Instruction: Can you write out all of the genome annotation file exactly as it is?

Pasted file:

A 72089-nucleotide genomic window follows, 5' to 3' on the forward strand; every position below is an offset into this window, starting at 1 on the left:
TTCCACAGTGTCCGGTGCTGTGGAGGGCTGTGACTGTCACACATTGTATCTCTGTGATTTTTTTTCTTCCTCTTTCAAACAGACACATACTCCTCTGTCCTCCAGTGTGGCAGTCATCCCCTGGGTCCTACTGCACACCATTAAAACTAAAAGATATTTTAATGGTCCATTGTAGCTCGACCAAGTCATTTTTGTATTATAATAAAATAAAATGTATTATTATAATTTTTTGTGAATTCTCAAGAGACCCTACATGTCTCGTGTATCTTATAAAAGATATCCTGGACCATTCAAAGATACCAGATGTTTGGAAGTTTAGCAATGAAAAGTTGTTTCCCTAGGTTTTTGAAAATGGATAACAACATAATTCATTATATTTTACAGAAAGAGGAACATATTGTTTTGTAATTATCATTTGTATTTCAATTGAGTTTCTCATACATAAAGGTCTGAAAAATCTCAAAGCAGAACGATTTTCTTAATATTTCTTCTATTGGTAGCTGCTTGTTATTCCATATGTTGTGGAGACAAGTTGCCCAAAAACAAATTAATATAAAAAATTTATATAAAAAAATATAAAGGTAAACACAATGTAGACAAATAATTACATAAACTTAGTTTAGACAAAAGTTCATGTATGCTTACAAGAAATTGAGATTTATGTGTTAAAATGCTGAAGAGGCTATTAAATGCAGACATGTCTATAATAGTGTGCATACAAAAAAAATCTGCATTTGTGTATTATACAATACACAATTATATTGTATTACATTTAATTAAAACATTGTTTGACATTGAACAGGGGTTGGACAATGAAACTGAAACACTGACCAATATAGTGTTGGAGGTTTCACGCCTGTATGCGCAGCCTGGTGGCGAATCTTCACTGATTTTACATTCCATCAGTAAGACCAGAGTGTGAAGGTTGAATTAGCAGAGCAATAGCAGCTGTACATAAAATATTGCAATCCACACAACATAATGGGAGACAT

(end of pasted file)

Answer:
A 72089-nucleotide genomic window follows, 5' to 3' on the forward strand; every position below is an offset into this window, starting at 1 on the left:
TTCCACAGTGTCCGGTGCTGTGGAGGGCTGTGACTGTCACACATTGTATCTCTGTGATTTTTTTTCTTCCTCTTTCAAACAGACACATACTCCTCTGTCCTCCAGTGTGGCAGTCATCCCCTGGGTCCTACTGCACACCATTAAAACTAAAAGATATTTTAATGGTCCATTGTAGCTCGACCAAGTCATTTTTGTATTATAATAAAATAAAATGTATTATTATAATTTTTTGTGAATTCTCAAGAGACCCTACATGTCTCGTGTATCTTATAAAAGATATCCTGGACCATTCAAAGATACCAGATGTTTGGAAGTTTAGCAATGAAAAGTTGTTTCCCTAGGTTTTTGAAAATGGATAACAACATAATTCATTATATTTTACAGAAAGAGGAACATATTGTTTTGTAATTATCATTTGTATTTCAATTGAGTTTCTCATACATAAAGGTCTGAAAAATCTCAAAGCAGAACGATTTTCTTAATATTTCTTCTATTGGTAGCTGCTTGTTATTCCATATGTTGTGGAGACAAGTTGCCCAAAAACAAATTAATATAAAAAATTTATATAAAAAAATATAAAGGTAAACACAATGTAGACAAATAATTACATAAACTTAGTTTAGACAAAAGTTCATGTATGCTTACAAGAAATTGAGATTTATGTGTTAAAATGCTGAAGAGGCTATTAAATGCAGACATGTCTATAATAGTGTGCATACAAAAAAAATCTGCATTTGTGTATTATACAATACACAATTATATTGTATTACATTTAATTAAAACATTGTTTGACATTGAACAGGGGTTGGACAATGAAACTGAAACACTGACCAATATAGTGTTGGAGGTTTCACGCCTGTATGCGCAGCCTGGTGGCGAATCTTCACTGATTTTACATTCCATCAGTAAGACCAGAGTGTGAAGGTTGAATTAGCAGAGCAATAGCAGCTGTACATAAAATATTGCAATCCACACAACATAATGGGAGACAT